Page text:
Email updates

Keep up to date with the latest news and content from BMC Public Health and BioMed Central.

Open Access Highly Accessed Research article

The prevalence of work-related stress, and its association with self-perceived health and sick-leave, in a population of employed Swedish women

Kristina Holmgren1, Synneve Dahlin-Ivanoff1*, Cecilia Björkelund2 and Gunnel Hensing3

Author Affiliations

1 Department of Clinical Neuroscience and Rehabilitation/Occupational Therapy, Sahlgrenska Academy at the University of Gothenburg, Göteborg, Sweden

2 Department of Public Health and Community Medicine/Primary Health Care, Sahlgrenska Academy at the University of Gothenburg, Göteborg, Sweden

3 Department of Public Health and Community Medicine/Social Medicine, Sahlgrenska Academy at the University of Gothenburg, Göteborg, Sweden

For all author emails, please log on.

BMC Public Health 2009, 9:73  doi:10.1186/1471-2458-9-73

Published: 2 March 2009

Abstract

Background

Women report more occupational ill-health and are more sick-listed than men. Exploration of women's working conditions would therefore seem to be valuable. In this study we investigated the prevalence of work-related stress and its association with self-perceived health and sick-leave in a population of employed, working Swedish women.

Methods

This cross-sectional population study comprised 424 employed, working women who answered questionnaires on work-related stress, self-perceived health and sick-leave. The odds ratio (OR) with 95% confidence interval (CI) was calculated in order to analyse the association between the exposure variables of work-related stress and outcome variables of ill-health symptoms, self-rated health and sick-leave.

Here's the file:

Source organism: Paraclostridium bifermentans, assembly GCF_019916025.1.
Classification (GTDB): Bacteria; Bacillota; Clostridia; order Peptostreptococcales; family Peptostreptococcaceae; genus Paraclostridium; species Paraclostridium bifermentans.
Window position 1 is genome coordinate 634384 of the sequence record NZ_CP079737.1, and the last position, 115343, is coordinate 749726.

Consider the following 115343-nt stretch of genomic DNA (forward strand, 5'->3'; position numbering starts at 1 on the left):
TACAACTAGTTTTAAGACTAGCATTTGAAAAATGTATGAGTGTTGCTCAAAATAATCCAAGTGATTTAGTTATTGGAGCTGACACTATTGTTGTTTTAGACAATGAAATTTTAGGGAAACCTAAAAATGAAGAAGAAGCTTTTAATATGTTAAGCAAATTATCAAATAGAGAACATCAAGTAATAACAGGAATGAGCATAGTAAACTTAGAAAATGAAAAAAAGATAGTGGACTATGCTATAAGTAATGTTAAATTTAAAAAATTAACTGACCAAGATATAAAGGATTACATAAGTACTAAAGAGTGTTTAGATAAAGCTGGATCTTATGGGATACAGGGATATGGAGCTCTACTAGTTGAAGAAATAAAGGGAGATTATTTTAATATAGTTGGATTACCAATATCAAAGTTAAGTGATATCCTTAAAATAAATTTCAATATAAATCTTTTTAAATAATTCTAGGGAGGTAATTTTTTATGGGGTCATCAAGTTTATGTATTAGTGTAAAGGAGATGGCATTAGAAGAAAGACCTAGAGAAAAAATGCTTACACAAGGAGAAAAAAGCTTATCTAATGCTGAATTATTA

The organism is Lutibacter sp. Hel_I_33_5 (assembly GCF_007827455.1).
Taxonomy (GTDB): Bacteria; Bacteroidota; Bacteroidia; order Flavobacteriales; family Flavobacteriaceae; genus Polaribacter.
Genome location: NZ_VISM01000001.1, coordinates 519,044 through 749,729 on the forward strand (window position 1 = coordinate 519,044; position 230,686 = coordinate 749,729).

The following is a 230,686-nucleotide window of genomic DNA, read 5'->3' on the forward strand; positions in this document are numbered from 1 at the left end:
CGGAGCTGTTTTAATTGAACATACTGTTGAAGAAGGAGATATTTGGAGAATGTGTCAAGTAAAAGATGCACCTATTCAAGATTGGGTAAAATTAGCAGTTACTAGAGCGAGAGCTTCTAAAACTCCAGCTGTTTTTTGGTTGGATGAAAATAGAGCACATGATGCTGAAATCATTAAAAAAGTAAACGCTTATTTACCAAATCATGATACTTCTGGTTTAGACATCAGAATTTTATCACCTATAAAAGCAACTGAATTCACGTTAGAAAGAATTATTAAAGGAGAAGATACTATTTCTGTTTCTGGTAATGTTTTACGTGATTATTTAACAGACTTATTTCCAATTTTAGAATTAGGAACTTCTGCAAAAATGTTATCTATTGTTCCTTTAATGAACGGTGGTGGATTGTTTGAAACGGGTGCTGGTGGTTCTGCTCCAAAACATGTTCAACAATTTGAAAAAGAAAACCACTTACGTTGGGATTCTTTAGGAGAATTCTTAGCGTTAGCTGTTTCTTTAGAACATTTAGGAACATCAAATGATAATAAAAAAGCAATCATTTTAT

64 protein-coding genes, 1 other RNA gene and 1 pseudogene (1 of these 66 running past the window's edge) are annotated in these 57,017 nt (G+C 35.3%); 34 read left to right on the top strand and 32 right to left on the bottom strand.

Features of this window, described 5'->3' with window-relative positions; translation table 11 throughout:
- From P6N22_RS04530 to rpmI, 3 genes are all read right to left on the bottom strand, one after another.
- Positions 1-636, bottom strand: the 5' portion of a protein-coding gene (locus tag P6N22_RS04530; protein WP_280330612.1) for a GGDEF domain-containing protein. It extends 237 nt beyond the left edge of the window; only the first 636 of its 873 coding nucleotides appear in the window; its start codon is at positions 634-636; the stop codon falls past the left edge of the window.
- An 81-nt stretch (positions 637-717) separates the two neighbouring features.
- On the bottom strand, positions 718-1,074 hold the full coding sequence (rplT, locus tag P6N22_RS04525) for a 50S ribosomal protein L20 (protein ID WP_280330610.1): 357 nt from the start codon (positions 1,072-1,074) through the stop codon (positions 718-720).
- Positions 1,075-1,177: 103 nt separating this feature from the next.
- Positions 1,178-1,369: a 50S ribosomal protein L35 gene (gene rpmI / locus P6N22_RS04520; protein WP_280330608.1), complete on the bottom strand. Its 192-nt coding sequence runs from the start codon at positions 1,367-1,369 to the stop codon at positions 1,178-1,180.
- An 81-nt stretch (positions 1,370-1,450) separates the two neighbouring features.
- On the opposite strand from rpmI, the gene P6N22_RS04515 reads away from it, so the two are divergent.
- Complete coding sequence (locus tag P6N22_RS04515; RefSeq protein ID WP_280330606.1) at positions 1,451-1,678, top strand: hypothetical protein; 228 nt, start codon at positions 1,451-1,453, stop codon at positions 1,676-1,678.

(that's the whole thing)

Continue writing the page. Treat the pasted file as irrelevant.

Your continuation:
Results

Ten percent of the group reported high perceived stress owing to indistinct organisation and conflicts, and 25% high perceived stress owing to individual demands and commitment. Twenty-two percent reported low influence at work and 33% reported work interference with leisure time. All categories of overall work-related stress were significantly associated with increased odds of high level of illness symptoms, with the highest OR for high perceived stress owing to indistinct organisation and conflicts and high perceived stress owing to individual demands and commitment with an OR of 3.17 (CI = 1.51–6.62) and 4.53 (CI = 2.71–7.56) respectively. High perceived stress owing to indistinct organisation and conflicts and low influence at work were significantly associated with sick-leave with an OR of 3.85 (CI = 1.59–9.30) and 2.54 (CI = 1.17–5.48) respectively.

Conclusion

This study showed an association between, on the one hand, work-related stress, and on the other hand, illness symptoms and sick-leave. Distinguishing between the occurrence of negative work characteristics, and the immediate perception of stress because of these, resulted in a broad view of women's working conditions and expanded knowledge of work-related stress in women.